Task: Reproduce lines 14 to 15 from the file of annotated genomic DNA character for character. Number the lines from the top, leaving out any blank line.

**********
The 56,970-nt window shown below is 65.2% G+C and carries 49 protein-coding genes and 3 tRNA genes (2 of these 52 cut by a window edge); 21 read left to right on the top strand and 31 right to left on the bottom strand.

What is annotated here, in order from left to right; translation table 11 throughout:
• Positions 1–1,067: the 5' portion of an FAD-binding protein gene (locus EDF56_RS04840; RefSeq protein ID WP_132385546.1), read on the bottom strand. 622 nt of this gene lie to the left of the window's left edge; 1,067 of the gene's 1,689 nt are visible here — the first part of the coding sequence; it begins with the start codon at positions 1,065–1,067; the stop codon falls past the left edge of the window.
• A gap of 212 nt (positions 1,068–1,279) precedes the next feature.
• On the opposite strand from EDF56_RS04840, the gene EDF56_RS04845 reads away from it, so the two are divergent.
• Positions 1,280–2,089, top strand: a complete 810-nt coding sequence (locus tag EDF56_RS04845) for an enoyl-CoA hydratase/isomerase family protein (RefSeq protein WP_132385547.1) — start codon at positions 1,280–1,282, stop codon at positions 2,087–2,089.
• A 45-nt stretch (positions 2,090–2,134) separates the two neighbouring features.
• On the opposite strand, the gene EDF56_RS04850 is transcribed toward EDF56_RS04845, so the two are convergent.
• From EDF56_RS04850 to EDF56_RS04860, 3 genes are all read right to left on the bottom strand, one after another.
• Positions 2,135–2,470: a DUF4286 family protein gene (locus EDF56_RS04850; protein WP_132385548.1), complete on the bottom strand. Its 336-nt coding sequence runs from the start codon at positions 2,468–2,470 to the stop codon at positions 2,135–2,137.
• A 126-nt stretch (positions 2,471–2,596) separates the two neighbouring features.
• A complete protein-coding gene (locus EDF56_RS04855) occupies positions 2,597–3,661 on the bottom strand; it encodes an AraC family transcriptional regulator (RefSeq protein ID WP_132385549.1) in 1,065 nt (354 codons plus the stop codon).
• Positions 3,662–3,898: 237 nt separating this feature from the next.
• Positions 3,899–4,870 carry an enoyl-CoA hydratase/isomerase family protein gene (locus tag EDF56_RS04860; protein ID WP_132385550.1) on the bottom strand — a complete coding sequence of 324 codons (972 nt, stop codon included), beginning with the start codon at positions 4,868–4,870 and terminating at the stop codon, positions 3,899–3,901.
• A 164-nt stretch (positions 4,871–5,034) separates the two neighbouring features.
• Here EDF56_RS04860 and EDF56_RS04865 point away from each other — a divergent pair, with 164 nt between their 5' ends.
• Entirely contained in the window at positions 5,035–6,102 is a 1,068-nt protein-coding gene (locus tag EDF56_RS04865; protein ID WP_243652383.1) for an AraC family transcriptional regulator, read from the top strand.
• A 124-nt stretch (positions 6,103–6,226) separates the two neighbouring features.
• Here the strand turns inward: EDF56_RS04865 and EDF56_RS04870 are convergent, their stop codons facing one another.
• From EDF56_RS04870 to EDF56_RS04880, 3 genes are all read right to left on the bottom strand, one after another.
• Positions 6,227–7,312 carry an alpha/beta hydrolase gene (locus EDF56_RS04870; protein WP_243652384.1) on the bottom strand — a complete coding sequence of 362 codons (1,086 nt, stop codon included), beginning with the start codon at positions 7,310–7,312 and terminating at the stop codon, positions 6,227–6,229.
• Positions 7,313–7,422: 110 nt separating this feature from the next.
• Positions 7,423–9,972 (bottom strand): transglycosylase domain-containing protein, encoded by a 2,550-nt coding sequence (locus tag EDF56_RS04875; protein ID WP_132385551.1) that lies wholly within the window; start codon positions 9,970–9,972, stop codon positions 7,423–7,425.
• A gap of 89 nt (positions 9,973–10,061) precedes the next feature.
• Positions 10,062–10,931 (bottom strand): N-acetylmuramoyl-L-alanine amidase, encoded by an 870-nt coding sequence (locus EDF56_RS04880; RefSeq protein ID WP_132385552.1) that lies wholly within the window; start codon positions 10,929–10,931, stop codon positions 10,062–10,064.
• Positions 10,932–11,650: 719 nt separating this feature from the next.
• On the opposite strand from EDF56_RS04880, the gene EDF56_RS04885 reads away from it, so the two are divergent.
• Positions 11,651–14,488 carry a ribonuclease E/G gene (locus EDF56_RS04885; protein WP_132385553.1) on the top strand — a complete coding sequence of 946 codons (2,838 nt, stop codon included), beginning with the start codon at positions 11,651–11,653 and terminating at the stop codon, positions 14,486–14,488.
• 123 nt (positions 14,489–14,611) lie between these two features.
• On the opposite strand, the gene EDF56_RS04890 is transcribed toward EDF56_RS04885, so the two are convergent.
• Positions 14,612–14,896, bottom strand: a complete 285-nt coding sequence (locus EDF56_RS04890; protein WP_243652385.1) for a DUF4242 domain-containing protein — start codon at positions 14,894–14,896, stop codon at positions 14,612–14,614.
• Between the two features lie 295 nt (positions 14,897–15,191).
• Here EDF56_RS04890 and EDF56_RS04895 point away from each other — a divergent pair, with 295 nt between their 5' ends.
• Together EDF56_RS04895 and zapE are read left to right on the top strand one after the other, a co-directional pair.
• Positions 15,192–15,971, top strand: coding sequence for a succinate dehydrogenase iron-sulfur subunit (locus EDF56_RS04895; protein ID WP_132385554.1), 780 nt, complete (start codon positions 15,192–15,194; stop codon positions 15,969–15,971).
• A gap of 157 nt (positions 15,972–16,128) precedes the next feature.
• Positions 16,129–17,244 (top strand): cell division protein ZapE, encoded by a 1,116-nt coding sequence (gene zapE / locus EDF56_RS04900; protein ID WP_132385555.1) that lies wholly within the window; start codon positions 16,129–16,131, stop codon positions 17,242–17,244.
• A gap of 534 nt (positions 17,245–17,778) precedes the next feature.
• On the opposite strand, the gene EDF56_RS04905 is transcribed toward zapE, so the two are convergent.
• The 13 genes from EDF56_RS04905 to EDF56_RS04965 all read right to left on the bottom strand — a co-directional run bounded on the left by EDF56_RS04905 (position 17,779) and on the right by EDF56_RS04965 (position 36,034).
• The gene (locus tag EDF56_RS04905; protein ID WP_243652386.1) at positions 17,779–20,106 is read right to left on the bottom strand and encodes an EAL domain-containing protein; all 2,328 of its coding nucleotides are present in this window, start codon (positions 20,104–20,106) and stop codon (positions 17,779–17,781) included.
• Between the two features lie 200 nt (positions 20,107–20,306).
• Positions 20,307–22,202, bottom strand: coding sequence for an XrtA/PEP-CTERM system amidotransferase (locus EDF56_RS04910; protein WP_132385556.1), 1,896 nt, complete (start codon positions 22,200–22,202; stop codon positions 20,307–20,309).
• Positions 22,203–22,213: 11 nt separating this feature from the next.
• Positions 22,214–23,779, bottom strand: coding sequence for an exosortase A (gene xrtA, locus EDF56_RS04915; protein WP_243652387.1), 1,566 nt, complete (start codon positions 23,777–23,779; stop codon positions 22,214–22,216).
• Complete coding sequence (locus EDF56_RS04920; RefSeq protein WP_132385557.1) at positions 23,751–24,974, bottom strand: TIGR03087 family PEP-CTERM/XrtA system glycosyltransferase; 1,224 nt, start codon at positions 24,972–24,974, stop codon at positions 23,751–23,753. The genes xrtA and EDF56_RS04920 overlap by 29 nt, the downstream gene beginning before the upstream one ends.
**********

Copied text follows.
• Positions 3,899–4,870 carry an enoyl-CoA hydratase/isomerase family protein gene (locus tag EDF56_RS04860; protein ID WP_132385550.1) on the bottom strand — a complete coding sequence of 324 codons (972 nt, stop codon included), beginning with the start codon at positions 4,868–4,870 and terminating at the stop codon, positions 3,899–3,901.
• A 164-nt stretch (positions 4,871–5,034) separates the two neighbouring features.